Posted in Canyoneering, Families, Hiking, Mountain Biking, Rock Climbing, Seasonal, Spring, The Narrows, Weather & Climate, Zion, Zion National Park | Tagged , , , , , , | Comments Off

Zion on a Core Strand – The Frugal Traveler’s Guide

Climbing season is here, and I just hosted my first carload of weekend warriors, showing them around, getting out to some amazing multi-pitch climbs, and, of course, filling my living room with dirty but grateful climbing friends. I LOVE that more and more people are exploring Zion, but I only have so much couch space, so I feel obliged to pass on a few tips toward pulling off the dirtbag lifestyle here in Zion. LEAVE NO TRACE First, let’s discuss impact. There is a lot of room to be carefree, to find your own way, to get out into wilderness, but in order to maintain and protect such freedoms, we must act as stewards to our Parks and public lands. I have always liked the Leave No Trace motto, “Making your mark is overrated.” The reality is that to continue enjoying places like Zion, we need to recognize our potential impact, and respect the environment and others who are here to enjoy pristine wilderness. A minimum-impact guidelines to keep in mind: • Sleep only in established campsites, unless you are at least ½ mile away from any road • Walking only on established trails or drainage bottoms is key to … Continue reading

Posted in Camping, Canyoneering, Families, Restaurants, Rock Climbing, Showers, Springdale, Zion National Park | Tagged , , , , , , , , , , , , , , , | 2 Comments

Food Recommendations for the Trails or the Canyons

Every week, Zion visitors bound for adventure on the trails and in the canyons ask me the same question: “What should I take with me to eat?” It seems these visitors are trying to sort through the matrix of what friends, outdoor enthusiasts, the media, and mom have told them about trail food, and how any of it applies to what they are about to do in Zion. They ask: “Do I need bars? Can I take a sandwich? Can I bring fresh fruit, or does it need to be dehydrated?” This is what I tell them… I like eating. And because I like eating, I like to enjoy the food I eat. The degree to which I enjoy food enhances the entirety of my day, in this specific case, my day in the outdoors. For this reason, my advice to departing adventurers is simple, but important: Bring food you will enjoy eating. If you are not enthused with the PB&J your mom would have insisted upon, I say save yourself the disappointment and leave it at home. The same holds true for food bars or energy bars; if you don’t like ‘em, leave ‘em. So what do I bring on my own … Continue reading

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Canyoneering in Cave Creek

One of the our favorite summertime treats is the chance to get up on the high plateau and descend the gorgeous, deeply plunging, wet and wild canyons there. Cave Creek is a seldom visited but much-loved canyon, our typical descent for an Extreme Adventure Day. Cave Creek is a world of myriad waterfalls: short, tall, chaotic, elegant, simple, and complex. Behind and alongside the taller falls, beautiful green moss grows, dressing the canyon in fabulous emerald green. The sandstone ranges from light browns to deep reds, studded in places with curtains of huecos, small arches, and “drippings” of rock iron-stained rock. In this raw and raucous landscape, it’s always a treat to find a piece of improbable subtlety: a delicate fern or a lone red flower clinging to a sandstone crevice. Adding to the visual beauty, the sound of rushing, pounding, flowing water constantly accompanies us in Cave Creek. The noise raises everyone’s adrenaline a notch, making it very evident we are in a living, breathing, changing canyon. Sometimes you have to yell to the person next to you, just to be heard. If you’re more than 20 feet from them, it’s usually best to use hand signals or a … Continue reading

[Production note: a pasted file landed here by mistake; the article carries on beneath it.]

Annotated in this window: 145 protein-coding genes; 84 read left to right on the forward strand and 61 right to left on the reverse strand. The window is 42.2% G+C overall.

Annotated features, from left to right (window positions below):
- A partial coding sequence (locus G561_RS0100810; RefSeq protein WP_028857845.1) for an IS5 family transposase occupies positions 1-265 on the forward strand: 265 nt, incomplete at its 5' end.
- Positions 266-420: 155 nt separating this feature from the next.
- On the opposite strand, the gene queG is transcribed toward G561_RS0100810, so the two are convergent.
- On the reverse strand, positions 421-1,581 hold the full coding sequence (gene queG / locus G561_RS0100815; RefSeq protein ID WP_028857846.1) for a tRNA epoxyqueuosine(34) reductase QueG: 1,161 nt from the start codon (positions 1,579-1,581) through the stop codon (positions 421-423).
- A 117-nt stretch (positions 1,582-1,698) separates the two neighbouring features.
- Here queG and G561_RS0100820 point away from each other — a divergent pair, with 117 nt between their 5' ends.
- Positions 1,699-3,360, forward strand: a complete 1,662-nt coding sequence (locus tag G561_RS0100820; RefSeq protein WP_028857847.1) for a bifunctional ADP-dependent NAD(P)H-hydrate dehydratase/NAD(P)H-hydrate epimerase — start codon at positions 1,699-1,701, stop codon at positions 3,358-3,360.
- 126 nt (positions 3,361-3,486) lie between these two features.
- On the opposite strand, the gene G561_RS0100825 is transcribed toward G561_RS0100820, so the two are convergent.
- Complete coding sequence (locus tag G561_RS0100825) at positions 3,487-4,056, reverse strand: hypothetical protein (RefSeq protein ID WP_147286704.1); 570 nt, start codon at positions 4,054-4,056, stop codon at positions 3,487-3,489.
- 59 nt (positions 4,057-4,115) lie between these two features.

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Kids Take on the Zion Backcountry

Michael Lanza, the Northwest Editor from Backpacker Magazine, recently gave us the heads-up on his website, TheBigOutside.com, and his family’s recent attempt at the Trans-Zion Trek. You can find the trip report, complete with photos and video, here. The video is especially endearing, as it features the Lanza kids having a blast in the Zion backcountry, working on a makeshift sandstone “workbench”, playing in the river, trucking up the West Rim switchbacks, and finding the infamous Cave of Horrors along the Angel’s Landing section. The Lanza’s Trans-Zion plan doesn’t work out due to unexpected controlled burns, but they still have a great time hiking and camping along the Hop Valley and West Rim trails. I don’t know how old the Lanza kids are, but I’d guess in the 8 – 10 neighborhood. How many parents would take their grade-school age kids backpacking miles from roads and civilization? I’m not sure, but THANK YOU to the Lanza family for reminding us that well-prepared kids can thrive in the backcountry, taking on 2 to 5-day trips with great enthusiasm and success.